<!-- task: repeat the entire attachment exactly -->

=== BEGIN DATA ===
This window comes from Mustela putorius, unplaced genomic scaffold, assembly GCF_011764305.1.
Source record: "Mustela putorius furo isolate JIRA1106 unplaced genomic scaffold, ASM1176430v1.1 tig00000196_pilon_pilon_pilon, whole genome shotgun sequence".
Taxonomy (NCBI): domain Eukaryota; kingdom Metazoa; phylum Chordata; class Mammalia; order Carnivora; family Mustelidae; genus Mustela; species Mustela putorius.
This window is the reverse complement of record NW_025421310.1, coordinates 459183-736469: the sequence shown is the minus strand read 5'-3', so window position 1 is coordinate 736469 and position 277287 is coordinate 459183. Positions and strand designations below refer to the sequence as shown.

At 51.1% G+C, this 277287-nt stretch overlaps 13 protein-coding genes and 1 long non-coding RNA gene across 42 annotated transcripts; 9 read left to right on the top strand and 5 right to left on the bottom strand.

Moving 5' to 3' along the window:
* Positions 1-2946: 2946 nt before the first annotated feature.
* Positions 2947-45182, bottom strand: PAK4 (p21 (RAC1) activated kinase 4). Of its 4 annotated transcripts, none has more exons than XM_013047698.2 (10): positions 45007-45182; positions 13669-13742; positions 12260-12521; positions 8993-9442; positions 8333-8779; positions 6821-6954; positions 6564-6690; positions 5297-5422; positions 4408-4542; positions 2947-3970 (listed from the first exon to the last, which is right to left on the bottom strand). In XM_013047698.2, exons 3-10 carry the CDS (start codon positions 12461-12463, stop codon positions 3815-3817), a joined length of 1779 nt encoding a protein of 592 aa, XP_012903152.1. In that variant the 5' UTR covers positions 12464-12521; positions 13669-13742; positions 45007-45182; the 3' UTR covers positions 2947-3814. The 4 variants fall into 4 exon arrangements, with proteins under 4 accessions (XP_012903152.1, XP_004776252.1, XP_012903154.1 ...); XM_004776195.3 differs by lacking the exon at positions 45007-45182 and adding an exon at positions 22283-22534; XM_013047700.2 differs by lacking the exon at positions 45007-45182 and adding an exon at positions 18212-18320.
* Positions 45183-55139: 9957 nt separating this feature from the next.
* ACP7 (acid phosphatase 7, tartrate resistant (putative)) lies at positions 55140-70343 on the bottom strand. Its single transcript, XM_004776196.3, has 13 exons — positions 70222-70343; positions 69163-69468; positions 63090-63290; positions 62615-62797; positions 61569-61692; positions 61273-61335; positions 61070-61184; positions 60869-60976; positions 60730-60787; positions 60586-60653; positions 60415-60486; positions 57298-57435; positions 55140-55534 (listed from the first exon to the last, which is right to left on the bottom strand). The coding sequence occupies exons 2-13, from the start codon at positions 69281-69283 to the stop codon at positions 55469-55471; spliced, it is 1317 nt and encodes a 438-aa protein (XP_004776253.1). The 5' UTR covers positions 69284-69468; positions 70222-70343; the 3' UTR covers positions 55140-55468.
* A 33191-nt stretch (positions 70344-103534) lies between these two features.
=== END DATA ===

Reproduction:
This window comes from Mustela putorius, unplaced genomic scaffold, assembly GCF_011764305.1.
Source record: "Mustela putorius furo isolate JIRA1106 unplaced genomic scaffold, ASM1176430v1.1 tig00000196_pilon_pilon_pilon, whole genome shotgun sequence".
Taxonomy (NCBI): domain Eukaryota; kingdom Metazoa; phylum Chordata; class Mammalia; order Carnivora; family Mustelidae; genus Mustela; species Mustela putorius.
This window is the reverse complement of record NW_025421310.1, coordinates 459183-736469: the sequence shown is the minus strand read 5'-3', so window position 1 is coordinate 736469 and position 277287 is coordinate 459183. Positions and strand designations below refer to the sequence as shown.

At 51.1% G+C, this 277287-nt stretch overlaps 13 protein-coding genes and 1 long non-coding RNA gene across 42 annotated transcripts; 9 read left to right on the top strand and 5 right to left on the bottom strand.

Moving 5' to 3' along the window:
* Positions 1-2946: 2946 nt before the first annotated feature.
* Positions 2947-45182, bottom strand: PAK4 (p21 (RAC1) activated kinase 4). Of its 4 annotated transcripts, none has more exons than XM_013047698.2 (10): positions 45007-45182; positions 13669-13742; positions 12260-12521; positions 8993-9442; positions 8333-8779; positions 6821-6954; positions 6564-6690; positions 5297-5422; positions 4408-4542; positions 2947-3970 (listed from the first exon to the last, which is right to left on the bottom strand). In XM_013047698.2, exons 3-10 carry the CDS (start codon positions 12461-12463, stop codon positions 3815-3817), a joined length of 1779 nt encoding a protein of 592 aa, XP_012903152.1. In that variant the 5' UTR covers positions 12464-12521; positions 13669-13742; positions 45007-45182; the 3' UTR covers positions 2947-3814. The 4 variants fall into 4 exon arrangements, with proteins under 4 accessions (XP_012903152.1, XP_004776252.1, XP_012903154.1 ...); XM_004776195.3 differs by lacking the exon at positions 45007-45182 and adding an exon at positions 22283-22534; XM_013047700.2 differs by lacking the exon at positions 45007-45182 and adding an exon at positions 18212-18320.
* Positions 45183-55139: 9957 nt separating this feature from the next.
* ACP7 (acid phosphatase 7, tartrate resistant (putative)) lies at positions 55140-70343 on the bottom strand. Its single transcript, XM_004776196.3, has 13 exons — positions 70222-70343; positions 69163-69468; positions 63090-63290; positions 62615-62797; positions 61569-61692; positions 61273-61335; positions 61070-61184; positions 60869-60976; positions 60730-60787; positions 60586-60653; positions 60415-60486; positions 57298-57435; positions 55140-55534 (listed from the first exon to the last, which is right to left on the bottom strand). The coding sequence occupies exons 2-13, from the start codon at positions 69281-69283 to the stop codon at positions 55469-55471; spliced, it is 1317 nt and encodes a 438-aa protein (XP_004776253.1). The 5' UTR covers positions 69284-69468; positions 70222-70343; the 3' UTR covers positions 55140-55468.
* A 33191-nt stretch (positions 70344-103534) lies between these two features.